We’ve had many more students who decided to go into public health or decided to go into adolescent medicine and feel that Peer Health Exchange is the thing that both convinced them to do that, but also helped them get into graduate school or get that job, which I think especially for college students today, especially for college students who are sharing the backgrounds with young people we serve and more and more  actually got Peer Health Exchange in high school which is the best possible example. The amount of barriers they face to getting a job are huge, so anything in college that can help them to actually get the skills they need to get that job is…

Denver: Gives them an edge.  I’m so glad that you took a look at that too. Sometimes we spend so much time focusing on the beneficiaries, but it’s the people who are actually volunteering that can get as much, if not more sometimes, out of these programs. We mentioned a few moments ago  that we are in New York. You talked about some of the colleges you’re working with, and I know you have a pretty significant presence in the city. Tell us a little bit about the high schools that you’re working with.

Louise: New York City Peer Health Exchange is really the very first site, and it’s still in so many ways the leader of the pack for us in terms of our sites. It’s doing incredible work and has a large presence and deep partnership with schools in New York City.  This past year, we had 500 college student volunteers. They serve over 5,000 ninth graders in almost 50 high schools in New York in 4 boroughs.

Next year, we’ll launch for the first time in Staten Island, so all 5 boroughs. Really excited to be in deep partnership with Staten Island who, as some folks know, has had among other things, a real problem with the opioid crisis and so has reached out to us about two years ago to start conversations about what it would take to bring Peer Health Exchange to Staten Island, in part in that context. We do partner deeply with individual schools, the ones we work with.  We also partner deeply with the New York City Department of Education and the New York City Department of Health and Mental Hygiene, which of course magically is in New York. It is the example for the whole country to share an office of school wellness between the two departments, just how it should be.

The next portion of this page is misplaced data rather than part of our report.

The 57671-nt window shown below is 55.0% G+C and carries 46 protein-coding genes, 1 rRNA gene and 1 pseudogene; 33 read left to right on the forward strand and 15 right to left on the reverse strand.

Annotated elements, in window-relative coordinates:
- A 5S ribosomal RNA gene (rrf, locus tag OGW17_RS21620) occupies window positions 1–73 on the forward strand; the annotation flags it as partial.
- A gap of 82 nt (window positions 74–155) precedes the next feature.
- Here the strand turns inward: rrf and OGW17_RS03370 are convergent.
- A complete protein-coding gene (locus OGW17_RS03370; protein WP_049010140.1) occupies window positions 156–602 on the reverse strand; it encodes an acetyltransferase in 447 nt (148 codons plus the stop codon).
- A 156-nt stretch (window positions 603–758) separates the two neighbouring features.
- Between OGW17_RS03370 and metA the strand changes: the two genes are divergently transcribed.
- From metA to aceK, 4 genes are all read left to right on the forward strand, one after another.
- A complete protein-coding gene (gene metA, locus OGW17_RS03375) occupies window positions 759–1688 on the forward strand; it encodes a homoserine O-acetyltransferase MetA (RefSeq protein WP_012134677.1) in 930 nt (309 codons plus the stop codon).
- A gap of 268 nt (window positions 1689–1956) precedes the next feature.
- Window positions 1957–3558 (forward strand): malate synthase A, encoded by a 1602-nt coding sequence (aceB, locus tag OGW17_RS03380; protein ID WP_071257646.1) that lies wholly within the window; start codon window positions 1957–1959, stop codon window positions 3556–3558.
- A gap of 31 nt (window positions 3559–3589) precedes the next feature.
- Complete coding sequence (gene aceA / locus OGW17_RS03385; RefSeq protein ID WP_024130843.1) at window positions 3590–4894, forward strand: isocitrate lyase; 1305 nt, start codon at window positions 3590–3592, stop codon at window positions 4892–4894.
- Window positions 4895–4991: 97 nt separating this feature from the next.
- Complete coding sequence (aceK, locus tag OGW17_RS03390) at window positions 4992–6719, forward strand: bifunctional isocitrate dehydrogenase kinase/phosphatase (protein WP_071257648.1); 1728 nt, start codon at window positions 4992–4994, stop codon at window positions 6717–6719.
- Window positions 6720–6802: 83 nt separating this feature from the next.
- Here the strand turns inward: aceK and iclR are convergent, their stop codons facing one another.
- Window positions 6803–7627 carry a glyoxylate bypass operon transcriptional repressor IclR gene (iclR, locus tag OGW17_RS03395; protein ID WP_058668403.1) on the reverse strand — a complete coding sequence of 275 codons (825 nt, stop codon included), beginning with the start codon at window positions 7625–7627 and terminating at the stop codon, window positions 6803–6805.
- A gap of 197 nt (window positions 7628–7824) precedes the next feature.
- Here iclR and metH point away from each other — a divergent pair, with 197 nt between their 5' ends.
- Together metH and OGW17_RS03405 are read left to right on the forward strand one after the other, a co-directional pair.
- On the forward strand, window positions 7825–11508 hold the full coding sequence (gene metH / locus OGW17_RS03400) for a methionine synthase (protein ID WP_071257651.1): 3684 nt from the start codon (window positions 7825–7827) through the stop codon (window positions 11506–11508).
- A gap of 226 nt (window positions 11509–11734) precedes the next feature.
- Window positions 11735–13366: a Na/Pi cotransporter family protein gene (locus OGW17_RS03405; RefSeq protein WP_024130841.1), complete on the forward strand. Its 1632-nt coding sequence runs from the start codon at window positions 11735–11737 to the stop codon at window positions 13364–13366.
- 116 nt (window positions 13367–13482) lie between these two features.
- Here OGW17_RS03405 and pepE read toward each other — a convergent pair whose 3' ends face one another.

And our New York City Executive Director, Rachel Peters, has a great relationship with some of the incredible people that run that office. They, together with many other partner organizations in New York, have really advocated to the City Council and others to advance health education as not only a requirement, but a funded requirement.  There’s been some really exciting progress on that this spring where City Council just decided to have some additional funding go towards health education across the city of New York, and we are just honored and thrilled to be a small part of that. But it’s been really critical to be part of a larger movement in New York City.